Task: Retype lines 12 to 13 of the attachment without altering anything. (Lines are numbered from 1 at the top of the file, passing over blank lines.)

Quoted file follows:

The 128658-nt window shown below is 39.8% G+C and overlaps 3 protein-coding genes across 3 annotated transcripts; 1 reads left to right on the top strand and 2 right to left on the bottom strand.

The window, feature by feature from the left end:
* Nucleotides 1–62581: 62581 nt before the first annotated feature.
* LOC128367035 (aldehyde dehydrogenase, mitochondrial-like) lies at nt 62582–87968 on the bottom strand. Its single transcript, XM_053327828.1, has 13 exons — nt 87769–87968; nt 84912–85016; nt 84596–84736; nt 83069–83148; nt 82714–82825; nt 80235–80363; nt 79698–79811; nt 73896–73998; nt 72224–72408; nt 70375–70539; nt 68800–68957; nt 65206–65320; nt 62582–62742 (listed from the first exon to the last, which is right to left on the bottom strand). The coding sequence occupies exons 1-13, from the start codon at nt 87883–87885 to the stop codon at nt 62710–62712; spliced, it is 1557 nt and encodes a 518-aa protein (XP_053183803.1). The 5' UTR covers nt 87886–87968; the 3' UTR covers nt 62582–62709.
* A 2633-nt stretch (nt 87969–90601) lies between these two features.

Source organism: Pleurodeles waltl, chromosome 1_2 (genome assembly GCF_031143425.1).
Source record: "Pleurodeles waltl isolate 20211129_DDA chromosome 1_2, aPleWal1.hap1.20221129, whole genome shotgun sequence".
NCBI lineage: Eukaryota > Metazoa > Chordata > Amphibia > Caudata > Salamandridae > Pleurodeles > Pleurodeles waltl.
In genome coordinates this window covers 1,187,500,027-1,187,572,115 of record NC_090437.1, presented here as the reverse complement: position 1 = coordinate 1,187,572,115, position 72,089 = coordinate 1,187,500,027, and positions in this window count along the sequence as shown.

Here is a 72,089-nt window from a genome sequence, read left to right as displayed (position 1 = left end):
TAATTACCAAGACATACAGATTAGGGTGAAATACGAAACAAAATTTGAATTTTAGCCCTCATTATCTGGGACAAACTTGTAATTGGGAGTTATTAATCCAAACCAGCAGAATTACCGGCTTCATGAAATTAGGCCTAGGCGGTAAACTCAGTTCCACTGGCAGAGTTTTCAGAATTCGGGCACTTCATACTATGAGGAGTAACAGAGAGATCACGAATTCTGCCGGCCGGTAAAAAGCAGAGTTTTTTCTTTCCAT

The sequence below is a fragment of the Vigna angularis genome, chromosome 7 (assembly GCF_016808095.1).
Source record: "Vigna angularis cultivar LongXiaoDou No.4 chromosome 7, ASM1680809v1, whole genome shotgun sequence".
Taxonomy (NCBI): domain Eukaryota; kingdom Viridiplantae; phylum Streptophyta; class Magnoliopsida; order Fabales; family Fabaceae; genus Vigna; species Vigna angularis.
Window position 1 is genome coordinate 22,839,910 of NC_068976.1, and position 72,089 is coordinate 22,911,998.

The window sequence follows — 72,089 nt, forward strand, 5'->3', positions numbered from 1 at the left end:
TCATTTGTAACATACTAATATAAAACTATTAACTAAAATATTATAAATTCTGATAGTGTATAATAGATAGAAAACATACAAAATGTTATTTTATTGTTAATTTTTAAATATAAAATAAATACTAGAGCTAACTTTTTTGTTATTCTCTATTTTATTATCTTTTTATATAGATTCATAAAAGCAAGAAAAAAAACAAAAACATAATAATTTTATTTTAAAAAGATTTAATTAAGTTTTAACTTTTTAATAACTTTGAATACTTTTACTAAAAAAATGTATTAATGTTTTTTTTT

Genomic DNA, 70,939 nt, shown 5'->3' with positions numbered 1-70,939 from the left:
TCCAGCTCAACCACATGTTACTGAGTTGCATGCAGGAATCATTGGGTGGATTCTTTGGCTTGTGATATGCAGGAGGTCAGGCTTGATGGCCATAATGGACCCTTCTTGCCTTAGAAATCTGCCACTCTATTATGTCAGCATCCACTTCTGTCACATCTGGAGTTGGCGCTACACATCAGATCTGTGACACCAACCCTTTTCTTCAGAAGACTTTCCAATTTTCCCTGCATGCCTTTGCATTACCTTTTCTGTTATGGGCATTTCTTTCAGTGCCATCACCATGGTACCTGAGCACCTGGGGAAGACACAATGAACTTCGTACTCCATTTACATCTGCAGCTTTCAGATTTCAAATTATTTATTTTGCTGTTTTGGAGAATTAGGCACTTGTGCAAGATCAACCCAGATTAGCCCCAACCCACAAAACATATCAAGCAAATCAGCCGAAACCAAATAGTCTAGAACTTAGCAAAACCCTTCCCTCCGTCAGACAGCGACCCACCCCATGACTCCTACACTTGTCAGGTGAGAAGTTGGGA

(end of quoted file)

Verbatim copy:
The sequence below is a fragment of the Vigna angularis genome, chromosome 7 (assembly GCF_016808095.1).
Source record: "Vigna angularis cultivar LongXiaoDou No.4 chromosome 7, ASM1680809v1, whole genome shotgun sequence".